Dr. DeJarnett emphasizes that more than ever before, people are being displaced as a result of severe weather phenomena caused by climate change. In 2018, 16 million people were displaced due to climate, 1.2 million of which were American. She points out that in 2020, more hurricanes and tropical storms made landfall than ever before, to the point where letters in the Greek alphabet were being used to name them, as the list of hurricane names had been used up. Dr. DeJarnett says that church communities are presented with the opportunity to provide hospitality more than ever by turning churches into cooling centers, and by educating the community about staying safe through weather phenomena.
To learn more about building community resilience see the US Climate Resilience Toolkit or see how you can get involved with establishing a local or regional Climate Resilience Hub.
The Art House
Joining us in the Art House is Dr. Krista Hiser with The Ultimate Cli-Fi Book Club. The purpose of the book club is to look at climate-themed literature and consider how it can help us engage differently with interdisciplinary topics and existential threats related to the planetary predicament of climate change.
In this episode, Krista reflects on Deena Metzger’s novel A Rain of Night Birds.
Dr. Krista Hiser is Professor at Kapiʻolani Community College. Her Ph.D. is in Educational Administration from the University of Hawai‘i at Mānoa. She has published works on community engagement, service-learning, organizational change, post-apocalyptic and cli-fi literature.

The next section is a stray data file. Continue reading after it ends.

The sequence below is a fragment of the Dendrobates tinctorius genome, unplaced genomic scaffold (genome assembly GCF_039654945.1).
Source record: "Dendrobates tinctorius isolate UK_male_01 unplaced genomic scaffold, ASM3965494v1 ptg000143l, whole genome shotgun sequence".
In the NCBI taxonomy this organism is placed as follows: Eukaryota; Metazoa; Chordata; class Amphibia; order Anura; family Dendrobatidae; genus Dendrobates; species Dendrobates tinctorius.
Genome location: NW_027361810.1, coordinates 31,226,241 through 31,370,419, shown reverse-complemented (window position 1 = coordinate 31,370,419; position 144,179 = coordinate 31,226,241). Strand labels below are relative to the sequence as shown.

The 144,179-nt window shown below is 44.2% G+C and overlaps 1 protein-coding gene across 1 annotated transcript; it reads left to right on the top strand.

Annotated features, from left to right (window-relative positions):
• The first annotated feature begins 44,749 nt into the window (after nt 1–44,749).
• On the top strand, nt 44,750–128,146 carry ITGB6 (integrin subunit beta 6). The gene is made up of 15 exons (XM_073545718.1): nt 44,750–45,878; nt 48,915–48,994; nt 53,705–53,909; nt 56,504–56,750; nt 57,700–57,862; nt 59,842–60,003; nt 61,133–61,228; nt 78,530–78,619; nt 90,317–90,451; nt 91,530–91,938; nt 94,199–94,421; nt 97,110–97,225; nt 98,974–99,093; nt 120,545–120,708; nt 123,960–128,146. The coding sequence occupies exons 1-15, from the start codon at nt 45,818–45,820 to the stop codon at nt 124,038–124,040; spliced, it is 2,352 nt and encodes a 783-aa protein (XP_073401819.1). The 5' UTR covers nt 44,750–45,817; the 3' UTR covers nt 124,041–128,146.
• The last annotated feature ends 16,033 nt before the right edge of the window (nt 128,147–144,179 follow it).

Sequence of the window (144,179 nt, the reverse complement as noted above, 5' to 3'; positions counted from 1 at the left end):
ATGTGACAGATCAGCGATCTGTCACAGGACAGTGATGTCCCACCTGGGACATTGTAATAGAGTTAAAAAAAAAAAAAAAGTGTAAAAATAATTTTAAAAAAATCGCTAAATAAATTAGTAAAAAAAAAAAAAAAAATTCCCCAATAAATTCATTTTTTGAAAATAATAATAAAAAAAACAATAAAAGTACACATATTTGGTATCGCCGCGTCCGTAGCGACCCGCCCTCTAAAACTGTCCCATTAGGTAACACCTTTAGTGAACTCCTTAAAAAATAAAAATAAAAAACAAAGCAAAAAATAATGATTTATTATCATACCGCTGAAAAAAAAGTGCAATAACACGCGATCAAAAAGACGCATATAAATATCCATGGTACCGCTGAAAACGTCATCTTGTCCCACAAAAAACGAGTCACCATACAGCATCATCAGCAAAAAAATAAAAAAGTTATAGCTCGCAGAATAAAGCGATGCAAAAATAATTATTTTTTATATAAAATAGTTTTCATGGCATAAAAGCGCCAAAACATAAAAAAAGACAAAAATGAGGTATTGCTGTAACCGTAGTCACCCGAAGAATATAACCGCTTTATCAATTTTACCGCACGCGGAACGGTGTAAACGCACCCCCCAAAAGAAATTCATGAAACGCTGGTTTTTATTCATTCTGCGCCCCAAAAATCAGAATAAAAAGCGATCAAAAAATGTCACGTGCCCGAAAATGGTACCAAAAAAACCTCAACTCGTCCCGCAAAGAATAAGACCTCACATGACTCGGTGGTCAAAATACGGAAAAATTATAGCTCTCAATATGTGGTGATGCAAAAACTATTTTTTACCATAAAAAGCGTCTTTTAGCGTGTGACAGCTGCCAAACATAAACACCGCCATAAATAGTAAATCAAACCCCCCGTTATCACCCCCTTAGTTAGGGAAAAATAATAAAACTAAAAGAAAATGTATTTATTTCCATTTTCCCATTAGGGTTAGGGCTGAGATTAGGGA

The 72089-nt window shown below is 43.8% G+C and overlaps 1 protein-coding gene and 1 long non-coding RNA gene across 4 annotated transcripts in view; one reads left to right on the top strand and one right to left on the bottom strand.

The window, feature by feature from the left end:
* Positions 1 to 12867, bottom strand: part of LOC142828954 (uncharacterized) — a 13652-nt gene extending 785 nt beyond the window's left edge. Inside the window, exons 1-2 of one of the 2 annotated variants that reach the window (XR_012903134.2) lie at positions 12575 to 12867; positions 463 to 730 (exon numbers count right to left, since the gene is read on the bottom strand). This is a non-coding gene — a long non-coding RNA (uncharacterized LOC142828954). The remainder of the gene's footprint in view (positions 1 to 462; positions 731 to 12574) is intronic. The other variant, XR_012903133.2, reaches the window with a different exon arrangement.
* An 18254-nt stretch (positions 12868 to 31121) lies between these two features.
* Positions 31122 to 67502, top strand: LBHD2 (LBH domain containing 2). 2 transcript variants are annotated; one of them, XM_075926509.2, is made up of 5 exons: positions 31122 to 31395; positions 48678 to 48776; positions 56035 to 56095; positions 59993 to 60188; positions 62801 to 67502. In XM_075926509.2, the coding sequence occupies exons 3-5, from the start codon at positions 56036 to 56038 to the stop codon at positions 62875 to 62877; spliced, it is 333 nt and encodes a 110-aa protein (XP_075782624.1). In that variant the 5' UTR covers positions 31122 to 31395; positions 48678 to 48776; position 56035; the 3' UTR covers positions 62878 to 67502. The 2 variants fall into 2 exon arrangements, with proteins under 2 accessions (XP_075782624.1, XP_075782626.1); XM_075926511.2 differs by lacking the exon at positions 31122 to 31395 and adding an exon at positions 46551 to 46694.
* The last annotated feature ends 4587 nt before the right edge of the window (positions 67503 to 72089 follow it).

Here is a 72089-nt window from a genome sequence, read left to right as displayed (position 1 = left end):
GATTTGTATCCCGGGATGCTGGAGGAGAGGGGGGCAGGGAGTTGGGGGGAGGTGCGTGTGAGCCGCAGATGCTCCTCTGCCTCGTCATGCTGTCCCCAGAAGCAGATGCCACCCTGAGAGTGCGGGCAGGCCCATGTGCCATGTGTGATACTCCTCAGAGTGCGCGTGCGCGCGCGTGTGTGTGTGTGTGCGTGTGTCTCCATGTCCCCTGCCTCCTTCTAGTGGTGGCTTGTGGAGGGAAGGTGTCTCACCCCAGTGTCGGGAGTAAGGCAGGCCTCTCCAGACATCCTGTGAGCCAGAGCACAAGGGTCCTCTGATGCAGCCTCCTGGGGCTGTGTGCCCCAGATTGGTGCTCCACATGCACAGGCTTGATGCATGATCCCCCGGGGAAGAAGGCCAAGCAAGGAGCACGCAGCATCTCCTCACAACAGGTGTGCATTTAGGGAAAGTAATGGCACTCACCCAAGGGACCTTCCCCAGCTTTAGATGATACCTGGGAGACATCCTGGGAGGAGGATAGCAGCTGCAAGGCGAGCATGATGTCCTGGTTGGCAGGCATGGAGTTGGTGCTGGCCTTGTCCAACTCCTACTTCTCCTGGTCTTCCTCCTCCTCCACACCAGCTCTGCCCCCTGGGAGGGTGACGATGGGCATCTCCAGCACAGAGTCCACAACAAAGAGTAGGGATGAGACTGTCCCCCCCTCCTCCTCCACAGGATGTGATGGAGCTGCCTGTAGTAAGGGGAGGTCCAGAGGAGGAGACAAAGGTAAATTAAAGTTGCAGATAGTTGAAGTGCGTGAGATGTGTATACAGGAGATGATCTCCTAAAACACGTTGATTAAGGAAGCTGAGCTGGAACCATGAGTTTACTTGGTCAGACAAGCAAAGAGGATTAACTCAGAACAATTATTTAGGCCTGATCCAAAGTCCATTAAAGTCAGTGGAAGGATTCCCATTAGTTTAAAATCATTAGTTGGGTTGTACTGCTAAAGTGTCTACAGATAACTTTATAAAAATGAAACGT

In this month’s episode, Krista tells us that the protagonist of “A Rain of Night Birds” is a scientist that also relies on feeling to gauge the environmental phenomena around her. With themes of spiritualism and indigenous culture, this “literature of restoration” focuses on the concept of doing no harm, based on the importance of the world around us.
You can read a written version of Krista’s essay at The Ultimate Cli-Fi Book Club for Sustainability in Higher Education on Medium. You can hear standalone versions of The Art House at Artists and Climate Change.
Good News Report
Our good news comes from Anthony Leiserowitz at Yale Climate Connections. In tune with the theme of hospitality, Anthony discusses a disaster resiliency program geared toward Spanish-speaking residents in Sonoma County, California.
Whether people lose power or work as a result of climate and weather disasters, many nonprofits are developing plans and guides to help Spanish speakers in the west prepare. These programs help residents sign up for emergency alerts, prepare for emergencies, and make financial arrangements needed to safely leave during severe weather.
We always welcome your thoughts, questions, suggestions, good news, and recommendations for the show. Leave a voicemail at (518) 595-9414 (+1 if calling from outside the U.S.). You can email your answers to radio @ citizensclimate.org